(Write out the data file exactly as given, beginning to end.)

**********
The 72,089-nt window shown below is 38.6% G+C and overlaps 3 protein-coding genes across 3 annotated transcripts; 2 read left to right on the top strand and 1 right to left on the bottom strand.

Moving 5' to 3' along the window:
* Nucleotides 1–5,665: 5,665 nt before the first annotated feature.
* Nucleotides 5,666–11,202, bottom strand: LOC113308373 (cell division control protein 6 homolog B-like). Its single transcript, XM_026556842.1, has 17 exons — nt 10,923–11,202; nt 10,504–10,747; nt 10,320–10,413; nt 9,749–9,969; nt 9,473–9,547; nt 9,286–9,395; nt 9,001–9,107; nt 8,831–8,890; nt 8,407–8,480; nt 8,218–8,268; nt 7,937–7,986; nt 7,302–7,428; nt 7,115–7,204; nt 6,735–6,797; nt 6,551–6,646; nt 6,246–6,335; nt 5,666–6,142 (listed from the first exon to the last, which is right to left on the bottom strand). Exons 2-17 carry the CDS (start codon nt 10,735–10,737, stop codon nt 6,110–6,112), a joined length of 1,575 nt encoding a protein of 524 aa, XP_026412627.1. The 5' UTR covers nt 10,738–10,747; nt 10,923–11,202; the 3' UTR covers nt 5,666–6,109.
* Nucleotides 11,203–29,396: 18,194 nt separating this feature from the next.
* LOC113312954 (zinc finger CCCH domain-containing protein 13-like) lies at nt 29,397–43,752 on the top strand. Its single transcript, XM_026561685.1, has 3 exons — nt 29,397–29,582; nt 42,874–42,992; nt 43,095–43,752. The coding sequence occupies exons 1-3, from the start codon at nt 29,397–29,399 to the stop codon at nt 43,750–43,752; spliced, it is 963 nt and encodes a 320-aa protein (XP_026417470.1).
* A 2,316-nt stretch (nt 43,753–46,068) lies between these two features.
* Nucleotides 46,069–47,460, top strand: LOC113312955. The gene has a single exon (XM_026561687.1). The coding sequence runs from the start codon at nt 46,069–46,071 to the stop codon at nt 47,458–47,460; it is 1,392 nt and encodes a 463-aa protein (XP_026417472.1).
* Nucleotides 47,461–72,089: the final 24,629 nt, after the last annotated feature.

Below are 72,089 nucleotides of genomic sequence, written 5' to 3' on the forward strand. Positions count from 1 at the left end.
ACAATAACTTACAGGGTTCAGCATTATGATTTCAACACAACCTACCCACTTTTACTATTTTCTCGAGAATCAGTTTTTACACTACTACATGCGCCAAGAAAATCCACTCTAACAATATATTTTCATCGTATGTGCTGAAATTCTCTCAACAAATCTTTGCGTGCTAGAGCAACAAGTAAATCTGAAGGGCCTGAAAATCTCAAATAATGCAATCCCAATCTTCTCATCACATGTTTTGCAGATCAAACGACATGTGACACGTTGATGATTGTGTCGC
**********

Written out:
The 72,089-nt window shown below is 38.6% G+C and overlaps 3 protein-coding genes across 3 annotated transcripts; 2 read left to right on the top strand and 1 right to left on the bottom strand.

Moving 5' to 3' along the window:
* Nucleotides 1–5,665: 5,665 nt before the first annotated feature.
* Nucleotides 5,666–11,202, bottom strand: LOC113308373 (cell division control protein 6 homolog B-like). Its single transcript, XM_026556842.1, has 17 exons — nt 10,923–11,202; nt 10,504–10,747; nt 10,320–10,413; nt 9,749–9,969; nt 9,473–9,547; nt 9,286–9,395; nt 9,001–9,107; nt 8,831–8,890; nt 8,407–8,480; nt 8,218–8,268; nt 7,937–7,986; nt 7,302–7,428; nt 7,115–7,204; nt 6,735–6,797; nt 6,551–6,646; nt 6,246–6,335; nt 5,666–6,142 (listed from the first exon to the last, which is right to left on the bottom strand). Exons 2-17 carry the CDS (start codon nt 10,735–10,737, stop codon nt 6,110–6,112), a joined length of 1,575 nt encoding a protein of 524 aa, XP_026412627.1. The 5' UTR covers nt 10,738–10,747; nt 10,923–11,202; the 3' UTR covers nt 5,666–6,109.
* Nucleotides 11,203–29,396: 18,194 nt separating this feature from the next.
* LOC113312954 (zinc finger CCCH domain-containing protein 13-like) lies at nt 29,397–43,752 on the top strand. Its single transcript, XM_026561685.1, has 3 exons — nt 29,397–29,582; nt 42,874–42,992; nt 43,095–43,752. The coding sequence occupies exons 1-3, from the start codon at nt 29,397–29,399 to the stop codon at nt 43,750–43,752; spliced, it is 963 nt and encodes a 320-aa protein (XP_026417470.1).
* A 2,316-nt stretch (nt 43,753–46,068) lies between these two features.
* Nucleotides 46,069–47,460, top strand: LOC113312955. The gene has a single exon (XM_026561687.1). The coding sequence runs from the start codon at nt 46,069–46,071 to the stop codon at nt 47,458–47,460; it is 1,392 nt and encodes a 463-aa protein (XP_026417472.1).
* Nucleotides 47,461–72,089: the final 24,629 nt, after the last annotated feature.

Below are 72,089 nucleotides of genomic sequence, written 5' to 3' on the forward strand. Positions count from 1 at the left end.
ACAATAACTTACAGGGTTCAGCATTATGATTTCAACACAACCTACCCACTTTTACTATTTTCTCGAGAATCAGTTTTTACACTACTACATGCGCCAAGAAAATCCACTCTAACAATATATTTTCATCGTATGTGCTGAAATTCTCTCAACAAATCTTTGCGTGCTAGAGCAACAAGTAAATCTGAAGGGCCTGAAAATCTCAAATAATGCAATCCCAATCTTCTCATCACATGTTTTGCAGATCAAACGACATGTGACACGTTGATGATTGTGTCGC